Interoperability in cross-border public transport ticketing - an example from the Aachen border region
Enabling interoperable cross-border ticketing in public transport is a challenge for most regions within Europe. However, in the border region of Aachen first steps into the direction of seamless travelling have been made. In the border region between Germany, Belgium and the Netherlands not only three different countries with three different languages meet, but in public transport also three ticketing systems have to be brought together. All of them are based on different technical standards. While the German eTicket Deutschland is based on the VDV-KA standard, the Dutch OV-Chipkaart is based on the Mifare standard and last but not least the Belgian MobibCard follows the Calypso standard.
The transport authority Aachener Verkehrsverbund (AVV) works continuously on removing barriers for cross-border public transport. Tariff structures, bus and train services as well as passenger information systems have improved significantly during the last years. However, in times of digitisation the field of ticketing has led to new challenges. Due to the isolated and independent development of national ticketing standards, a smart solution is required in order to establish interoperability in cross-border public transport ticketing. Key to success is to not change the existing national standards, but to add an extra interoperability layer, which is also applicable to other border regions in Europe.
AVV was part of the European Horizon2020 Research & Development project “European Travellers Cub” (ETC), which dealt with interoperable ticketing. Within the ETC project partners from the Netherlands, Luxemburg and Germany developed an interoperable ID-ticketing system, which enables a router-based communication between different national system set-ups on each side of the border. The ETC interoperability network enabled the passenger to use one single chipcard for traveling in the Netherlands and Germany without a separate registration in the other country. The technical approach is based on an ID that is accepted in both countries and is added to the currently used chip cards. The tariff is calculated in the respective national system, but the payment is only made to the passenger’s home PTO, which provides the account. Hereby the system follows the principle of roaming when traveling in the neighbour country or across the border.
The first pilot in context of the ETC project proved the technical system set-up of the interoperability network to be successful. In 2020 a follow-up project started, focussing on the use of smartphones as the central user medium. The smartphone-based system has the advantage that it is also open to users without a chip card and the system is not dependent on infrastructure such as validators. The new project called easyConnect focusses on the implementation of the planned ID-based check-in/be-out system in North-Rhine Westphalia and is conducted in close collaboration with partners in the Netherlands. On the Dutch side, the system is part of the national MaaS programme that focusses on multimodal traveling across borders. The system will bring additional value to the passengers and will be connected to the most recent developments in both countries and will first be tested on the cross-border train corridor between Aachen and Maastricht Train in 2021 and in a second step on the corridor between Cologne and Maastricht in 2022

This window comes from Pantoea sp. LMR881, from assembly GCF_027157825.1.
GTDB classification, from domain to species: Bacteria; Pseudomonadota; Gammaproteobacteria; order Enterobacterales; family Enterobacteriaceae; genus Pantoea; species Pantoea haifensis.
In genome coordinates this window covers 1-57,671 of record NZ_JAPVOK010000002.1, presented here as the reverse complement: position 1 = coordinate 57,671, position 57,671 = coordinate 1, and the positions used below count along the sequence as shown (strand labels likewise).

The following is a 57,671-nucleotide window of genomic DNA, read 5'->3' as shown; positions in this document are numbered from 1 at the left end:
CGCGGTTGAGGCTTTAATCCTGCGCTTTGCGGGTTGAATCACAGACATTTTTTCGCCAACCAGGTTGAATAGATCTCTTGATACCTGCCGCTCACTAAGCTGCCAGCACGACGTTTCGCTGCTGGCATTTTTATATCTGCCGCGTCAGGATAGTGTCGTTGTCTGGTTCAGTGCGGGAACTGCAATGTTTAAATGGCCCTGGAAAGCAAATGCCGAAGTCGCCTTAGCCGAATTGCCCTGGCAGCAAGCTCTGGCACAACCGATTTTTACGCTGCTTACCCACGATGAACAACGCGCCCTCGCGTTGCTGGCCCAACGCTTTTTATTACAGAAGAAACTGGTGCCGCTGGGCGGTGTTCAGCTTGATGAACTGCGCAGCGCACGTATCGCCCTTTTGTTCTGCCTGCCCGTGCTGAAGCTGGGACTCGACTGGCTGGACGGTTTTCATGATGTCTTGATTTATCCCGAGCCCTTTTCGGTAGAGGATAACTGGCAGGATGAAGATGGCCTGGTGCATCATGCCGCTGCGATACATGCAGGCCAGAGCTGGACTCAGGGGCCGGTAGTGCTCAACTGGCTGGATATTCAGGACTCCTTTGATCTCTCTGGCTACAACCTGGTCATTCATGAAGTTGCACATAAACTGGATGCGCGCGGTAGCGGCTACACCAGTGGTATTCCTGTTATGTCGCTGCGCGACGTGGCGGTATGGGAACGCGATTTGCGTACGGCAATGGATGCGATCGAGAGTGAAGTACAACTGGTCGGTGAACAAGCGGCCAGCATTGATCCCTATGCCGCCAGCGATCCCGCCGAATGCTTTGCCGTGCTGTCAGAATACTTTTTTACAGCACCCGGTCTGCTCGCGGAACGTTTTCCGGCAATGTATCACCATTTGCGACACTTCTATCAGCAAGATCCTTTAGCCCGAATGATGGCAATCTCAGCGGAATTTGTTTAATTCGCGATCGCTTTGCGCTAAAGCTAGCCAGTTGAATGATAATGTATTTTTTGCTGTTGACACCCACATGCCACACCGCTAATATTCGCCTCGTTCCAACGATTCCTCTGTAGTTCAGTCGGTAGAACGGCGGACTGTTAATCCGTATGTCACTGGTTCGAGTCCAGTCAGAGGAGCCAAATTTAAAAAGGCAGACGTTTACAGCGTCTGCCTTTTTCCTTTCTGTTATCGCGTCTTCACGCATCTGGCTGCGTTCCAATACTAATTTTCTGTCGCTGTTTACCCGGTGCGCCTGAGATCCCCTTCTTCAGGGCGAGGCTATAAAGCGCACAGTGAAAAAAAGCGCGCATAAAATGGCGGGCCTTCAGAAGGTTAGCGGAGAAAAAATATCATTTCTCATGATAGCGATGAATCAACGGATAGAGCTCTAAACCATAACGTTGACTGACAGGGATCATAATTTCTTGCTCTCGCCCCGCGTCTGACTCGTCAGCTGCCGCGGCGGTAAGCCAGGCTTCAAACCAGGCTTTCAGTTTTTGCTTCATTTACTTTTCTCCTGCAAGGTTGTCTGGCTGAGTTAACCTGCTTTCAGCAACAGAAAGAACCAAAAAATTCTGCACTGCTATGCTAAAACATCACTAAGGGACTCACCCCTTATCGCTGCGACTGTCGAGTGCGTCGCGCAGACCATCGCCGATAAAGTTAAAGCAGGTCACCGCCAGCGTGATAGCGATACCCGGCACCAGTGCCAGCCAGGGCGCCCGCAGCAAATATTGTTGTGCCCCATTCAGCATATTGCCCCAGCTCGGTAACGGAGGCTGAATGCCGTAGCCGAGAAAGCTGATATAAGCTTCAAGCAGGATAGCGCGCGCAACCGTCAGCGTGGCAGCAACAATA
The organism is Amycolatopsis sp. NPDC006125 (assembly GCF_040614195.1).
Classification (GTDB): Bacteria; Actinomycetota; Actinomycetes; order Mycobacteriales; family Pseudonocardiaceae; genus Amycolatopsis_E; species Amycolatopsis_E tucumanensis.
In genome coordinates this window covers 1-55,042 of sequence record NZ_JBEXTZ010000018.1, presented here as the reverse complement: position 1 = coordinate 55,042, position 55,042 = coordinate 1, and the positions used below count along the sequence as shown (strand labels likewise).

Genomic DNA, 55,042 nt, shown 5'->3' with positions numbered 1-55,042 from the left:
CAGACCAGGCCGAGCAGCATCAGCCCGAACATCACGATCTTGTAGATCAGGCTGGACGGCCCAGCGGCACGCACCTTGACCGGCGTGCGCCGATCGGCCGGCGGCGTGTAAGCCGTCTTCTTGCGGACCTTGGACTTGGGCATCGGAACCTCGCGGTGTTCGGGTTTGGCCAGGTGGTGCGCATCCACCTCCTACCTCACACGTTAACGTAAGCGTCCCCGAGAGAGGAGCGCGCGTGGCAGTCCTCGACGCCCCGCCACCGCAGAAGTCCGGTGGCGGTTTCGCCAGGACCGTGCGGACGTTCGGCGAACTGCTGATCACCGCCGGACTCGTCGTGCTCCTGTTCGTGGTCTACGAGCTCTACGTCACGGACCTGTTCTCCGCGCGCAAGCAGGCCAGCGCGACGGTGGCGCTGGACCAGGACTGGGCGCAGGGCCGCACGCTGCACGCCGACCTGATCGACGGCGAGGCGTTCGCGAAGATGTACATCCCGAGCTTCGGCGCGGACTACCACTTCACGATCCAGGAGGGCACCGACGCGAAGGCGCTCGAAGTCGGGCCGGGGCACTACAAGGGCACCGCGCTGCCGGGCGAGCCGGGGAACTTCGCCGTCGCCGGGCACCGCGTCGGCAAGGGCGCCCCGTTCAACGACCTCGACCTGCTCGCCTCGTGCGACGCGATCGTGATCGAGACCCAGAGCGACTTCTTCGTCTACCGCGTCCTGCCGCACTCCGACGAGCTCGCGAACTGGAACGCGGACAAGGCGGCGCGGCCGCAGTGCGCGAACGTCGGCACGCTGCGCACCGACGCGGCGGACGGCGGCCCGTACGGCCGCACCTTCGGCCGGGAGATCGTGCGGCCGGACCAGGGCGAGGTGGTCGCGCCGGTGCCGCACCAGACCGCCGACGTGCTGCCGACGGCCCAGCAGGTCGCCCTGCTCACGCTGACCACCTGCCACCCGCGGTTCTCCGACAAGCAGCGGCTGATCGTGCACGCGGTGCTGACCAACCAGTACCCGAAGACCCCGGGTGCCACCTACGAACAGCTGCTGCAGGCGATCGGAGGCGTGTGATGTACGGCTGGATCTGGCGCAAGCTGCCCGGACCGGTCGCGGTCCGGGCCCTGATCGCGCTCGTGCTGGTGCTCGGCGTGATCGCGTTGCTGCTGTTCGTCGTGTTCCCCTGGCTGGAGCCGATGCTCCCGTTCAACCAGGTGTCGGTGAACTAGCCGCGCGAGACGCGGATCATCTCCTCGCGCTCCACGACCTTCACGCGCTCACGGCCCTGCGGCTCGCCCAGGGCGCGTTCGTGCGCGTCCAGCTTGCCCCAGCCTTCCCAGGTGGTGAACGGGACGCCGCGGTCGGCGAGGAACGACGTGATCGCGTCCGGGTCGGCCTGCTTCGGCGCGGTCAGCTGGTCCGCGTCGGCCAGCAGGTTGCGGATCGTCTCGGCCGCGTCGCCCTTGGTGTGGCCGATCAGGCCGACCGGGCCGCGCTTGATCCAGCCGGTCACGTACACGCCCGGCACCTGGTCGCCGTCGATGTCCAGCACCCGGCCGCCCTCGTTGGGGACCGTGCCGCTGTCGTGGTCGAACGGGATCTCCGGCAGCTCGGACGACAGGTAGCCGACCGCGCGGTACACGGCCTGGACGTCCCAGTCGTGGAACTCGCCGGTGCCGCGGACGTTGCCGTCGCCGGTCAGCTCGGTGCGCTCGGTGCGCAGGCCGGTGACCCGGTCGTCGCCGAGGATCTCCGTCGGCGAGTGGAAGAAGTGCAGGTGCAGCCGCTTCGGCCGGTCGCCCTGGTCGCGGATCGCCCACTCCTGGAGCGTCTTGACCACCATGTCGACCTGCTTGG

The vision is to enable the passenger to perform a check-in in Cologne and a check-out in Maastricht and take all complexity away from him. The backend will automatically transfer the transactions to the respective national ticketing systems and finally the passenger will receive an invoice for his journey. In this context the ID-based approach adds flexibility to the ticketing system. The user is identified by a unique ID that can be recognized by a variety of services, which do not have to be limited to public transport.
Involving the ticketing standard bodies into the process will help to develop and test a generic solution that can be transferred to other border regions. Although the system will be tested in one border region, it is envisaged to provide a standardised solution. The interoperability network can be transferred to other border regions and other (mobility) services can easily be integrated.